“Moving a university is like moving a cemetery—you can’t expect any help from the inhabitants,” says Barb Oakley, Ph.D. Higher Educations’ product is too expensive, takes too long and doesn’t produce enough of the graduates needed. New technology could be transformative, but…
The ugly truth: at most public universities, only 19 percent of full-time students earn a bachelor’s degree in four years. Even at state flagship universities only 36 percent of full-time students complete their bachelor’s degree on time. To make the numbers look better educators have moved the goal posts to now show how many graduate within six years.
Great! Now the students and their families are even deeper in debt. Total student loans clock in at $1.45 Trillion. That’s more than all the credit card debt held in the U.S. and almost 5 million student borrowers are delinquent. It’s no wonder that society is questioning whether so-called higher education is worth it.
And the bad news keeps on coming. Forget AI taking jobs. We cannot pump out enough degree holders for the openings there are. Take the critical area of STEM (Science, Technology, Engineering and Math) upon which our modern world is so dependent. There were only 30,835 STEM graduates to fill the 230,246 additional STEM jobs from 2014-2015. That’s a shortfall of almost 87% in this key area.
What the hell is going on? Listen to what Larry Summers, the economist and ex-president of Harvard had to say: “Not enough people are innovating enough in higher education. General Electric looks nothing like it looked in 1975. Harvard, Yale, Princeton, or Stanford look a lot like they looked in 1975.”
It’s not like there is a shortage of technologies that can make the university experience more productive, rewarding and efficient. MOOC’s (Massive Open Online Courses) pioneered the concept of challenging the traditional lecture model. These online courses can be even better than the traditional lecture because they more effectively deal with the way humans actually learn.
Too hard to abandon the traditional college lecture altogether? Worried that social interaction is also part of the learning experience? How about flipping things on their head. The chalk talk part of the lecture is packaged in more digestible video for pre consumption and the lecture time is devoted to interaction, Q&A, etc.
How do we make the learning experience more personal? I can remember sitting in a 600 student lecturing hall and then struggling to wrestle with the material and my questions because my TA (Teaching Assistant) spoke poor English. Georgia Tech may have hit on the way to address this need for personalization. It has a very well known and increasingly popular online master’s in computer science. (BTW, talk about cost–effectiveness, this online degree costs $7,000. The very same in-person degree is $25,000 for GA residents and $60,000 for non-residents.)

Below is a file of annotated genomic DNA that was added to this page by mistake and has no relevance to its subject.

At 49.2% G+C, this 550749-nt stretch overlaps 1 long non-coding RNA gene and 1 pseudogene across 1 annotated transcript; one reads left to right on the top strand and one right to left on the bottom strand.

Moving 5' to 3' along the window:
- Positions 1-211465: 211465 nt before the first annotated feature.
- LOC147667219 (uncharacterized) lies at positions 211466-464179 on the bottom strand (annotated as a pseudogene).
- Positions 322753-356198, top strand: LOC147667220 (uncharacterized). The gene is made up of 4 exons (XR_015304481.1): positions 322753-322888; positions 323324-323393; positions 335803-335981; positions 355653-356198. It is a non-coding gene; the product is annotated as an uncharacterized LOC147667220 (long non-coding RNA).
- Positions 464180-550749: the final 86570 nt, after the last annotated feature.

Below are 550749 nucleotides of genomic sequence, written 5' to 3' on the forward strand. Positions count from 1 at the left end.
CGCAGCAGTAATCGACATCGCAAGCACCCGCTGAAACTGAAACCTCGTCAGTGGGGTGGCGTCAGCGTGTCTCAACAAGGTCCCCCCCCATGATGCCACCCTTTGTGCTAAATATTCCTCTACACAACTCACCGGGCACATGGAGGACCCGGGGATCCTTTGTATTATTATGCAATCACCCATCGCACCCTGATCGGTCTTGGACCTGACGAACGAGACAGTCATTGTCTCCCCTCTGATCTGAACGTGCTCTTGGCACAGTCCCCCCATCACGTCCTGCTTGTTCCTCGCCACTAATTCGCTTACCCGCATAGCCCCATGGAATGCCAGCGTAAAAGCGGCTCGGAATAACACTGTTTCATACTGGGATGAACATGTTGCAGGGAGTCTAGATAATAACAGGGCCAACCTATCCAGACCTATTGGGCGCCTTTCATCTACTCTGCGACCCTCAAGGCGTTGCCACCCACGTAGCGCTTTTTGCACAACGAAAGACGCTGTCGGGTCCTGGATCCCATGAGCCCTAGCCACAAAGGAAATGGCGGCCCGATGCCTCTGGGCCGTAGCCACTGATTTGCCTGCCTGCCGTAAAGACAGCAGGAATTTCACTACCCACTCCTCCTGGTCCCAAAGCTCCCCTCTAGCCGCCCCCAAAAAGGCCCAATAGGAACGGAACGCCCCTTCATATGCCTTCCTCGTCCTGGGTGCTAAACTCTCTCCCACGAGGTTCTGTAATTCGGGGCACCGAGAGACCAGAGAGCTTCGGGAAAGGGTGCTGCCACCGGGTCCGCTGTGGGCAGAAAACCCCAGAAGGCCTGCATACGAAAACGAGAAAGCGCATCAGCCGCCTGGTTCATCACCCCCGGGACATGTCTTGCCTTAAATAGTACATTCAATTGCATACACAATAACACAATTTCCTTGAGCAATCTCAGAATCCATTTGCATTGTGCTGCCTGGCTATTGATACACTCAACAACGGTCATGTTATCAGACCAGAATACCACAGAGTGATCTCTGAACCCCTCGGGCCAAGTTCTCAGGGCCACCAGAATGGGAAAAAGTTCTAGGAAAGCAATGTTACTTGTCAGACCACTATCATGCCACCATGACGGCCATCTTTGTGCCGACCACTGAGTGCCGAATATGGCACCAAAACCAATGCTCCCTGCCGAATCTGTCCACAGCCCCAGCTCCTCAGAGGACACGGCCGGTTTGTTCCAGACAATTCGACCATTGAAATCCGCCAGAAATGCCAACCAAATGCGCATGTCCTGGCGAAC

It’s so popular that Ashok Goel, the lead professor in a course on AI, can’t deliver the personal experience he knows students deserve because he can’t leverage his TA’s far enough. His insight: most teachers know that most students ask the same questions year after year as they come to terms with the material. Doctor Goel thought why not build an AI to help.
The result was Jill Watson (yep, the “Watson” of Jeopardy fame). “She” was so successful that most students did not know “she” was not human. Imagine how this could work for all those foundation courses that are required of all students, which tenured faculty hates to teach and adjunct professors are stuck with grinding out their delivery. You could have a rock star professor record an on-line set of video lectures and an AI handle most of the student interactions.
And there is much, much more. Even the mind numbing, obtuse textbook can be subject to digital magic turning it into a lively compelling teaching instrument that is more like “education software” than just text. With all these exciting options, higher education could seem ripe for some disruption, right? Not so fast. All these examples are notable because they are rare.
The inmates run the asylum. A recent report on digital transformation in higher education, only 50% of respondents (including students, university leaders, and education technology company founders) expect the traditional university “model” to be disrupted by 2025.
Given the nature of human institutions we should not be surprised. Inertia is a powerful drag on the advent of the new. However, there are some pretty powerful forces at work. Costs are too high. Society demands for talent are not being met. And, maybe most importantly, each year the oncoming cohort of students are more and more tech saving and demanding. When do you think it will be academia’s Kodak moment?
By John Pientka